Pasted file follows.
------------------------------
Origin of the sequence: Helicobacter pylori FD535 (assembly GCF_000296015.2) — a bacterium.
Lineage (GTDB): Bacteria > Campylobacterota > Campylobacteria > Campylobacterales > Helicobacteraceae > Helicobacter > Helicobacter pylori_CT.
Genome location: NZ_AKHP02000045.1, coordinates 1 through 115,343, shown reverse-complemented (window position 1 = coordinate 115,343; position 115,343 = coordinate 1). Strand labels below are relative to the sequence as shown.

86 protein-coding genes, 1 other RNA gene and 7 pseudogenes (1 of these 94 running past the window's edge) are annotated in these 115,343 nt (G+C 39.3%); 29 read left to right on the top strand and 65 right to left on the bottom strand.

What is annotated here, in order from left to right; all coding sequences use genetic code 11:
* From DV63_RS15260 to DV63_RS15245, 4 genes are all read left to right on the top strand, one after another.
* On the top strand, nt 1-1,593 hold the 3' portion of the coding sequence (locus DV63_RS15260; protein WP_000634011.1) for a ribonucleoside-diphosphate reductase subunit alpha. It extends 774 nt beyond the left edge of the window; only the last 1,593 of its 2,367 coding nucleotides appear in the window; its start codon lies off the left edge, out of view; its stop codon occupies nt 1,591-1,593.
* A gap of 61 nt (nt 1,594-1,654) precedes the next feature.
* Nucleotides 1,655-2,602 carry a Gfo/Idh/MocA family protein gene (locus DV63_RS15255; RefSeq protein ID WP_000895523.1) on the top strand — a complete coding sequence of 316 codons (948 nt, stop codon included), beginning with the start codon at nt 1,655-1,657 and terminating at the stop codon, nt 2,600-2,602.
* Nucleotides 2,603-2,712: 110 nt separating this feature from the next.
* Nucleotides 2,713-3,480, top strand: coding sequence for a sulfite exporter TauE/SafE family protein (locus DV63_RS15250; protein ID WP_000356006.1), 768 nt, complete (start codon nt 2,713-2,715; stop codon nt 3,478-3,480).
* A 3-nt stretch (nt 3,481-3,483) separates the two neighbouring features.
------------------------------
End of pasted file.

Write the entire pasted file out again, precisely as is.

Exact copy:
Origin of the sequence: Helicobacter pylori FD535 (assembly GCF_000296015.2) — a bacterium.
Lineage (GTDB): Bacteria > Campylobacterota > Campylobacteria > Campylobacterales > Helicobacteraceae > Helicobacter > Helicobacter pylori_CT.
Genome location: NZ_AKHP02000045.1, coordinates 1 through 115,343, shown reverse-complemented (window position 1 = coordinate 115,343; position 115,343 = coordinate 1). Strand labels below are relative to the sequence as shown.

86 protein-coding genes, 1 other RNA gene and 7 pseudogenes (1 of these 94 running past the window's edge) are annotated in these 115,343 nt (G+C 39.3%); 29 read left to right on the top strand and 65 right to left on the bottom strand.

What is annotated here, in order from left to right; all coding sequences use genetic code 11:
* From DV63_RS15260 to DV63_RS15245, 4 genes are all read left to right on the top strand, one after another.
* On the top strand, nt 1-1,593 hold the 3' portion of the coding sequence (locus DV63_RS15260; protein WP_000634011.1) for a ribonucleoside-diphosphate reductase subunit alpha. It extends 774 nt beyond the left edge of the window; only the last 1,593 of its 2,367 coding nucleotides appear in the window; its start codon lies off the left edge, out of view; its stop codon occupies nt 1,591-1,593.
* A gap of 61 nt (nt 1,594-1,654) precedes the next feature.
* Nucleotides 1,655-2,602 carry a Gfo/Idh/MocA family protein gene (locus DV63_RS15255; RefSeq protein ID WP_000895523.1) on the top strand — a complete coding sequence of 316 codons (948 nt, stop codon included), beginning with the start codon at nt 1,655-1,657 and terminating at the stop codon, nt 2,600-2,602.
* Nucleotides 2,603-2,712: 110 nt separating this feature from the next.
* Nucleotides 2,713-3,480, top strand: coding sequence for a sulfite exporter TauE/SafE family protein (locus DV63_RS15250; protein ID WP_000356006.1), 768 nt, complete (start codon nt 2,713-2,715; stop codon nt 3,478-3,480).
* A 3-nt stretch (nt 3,481-3,483) separates the two neighbouring features.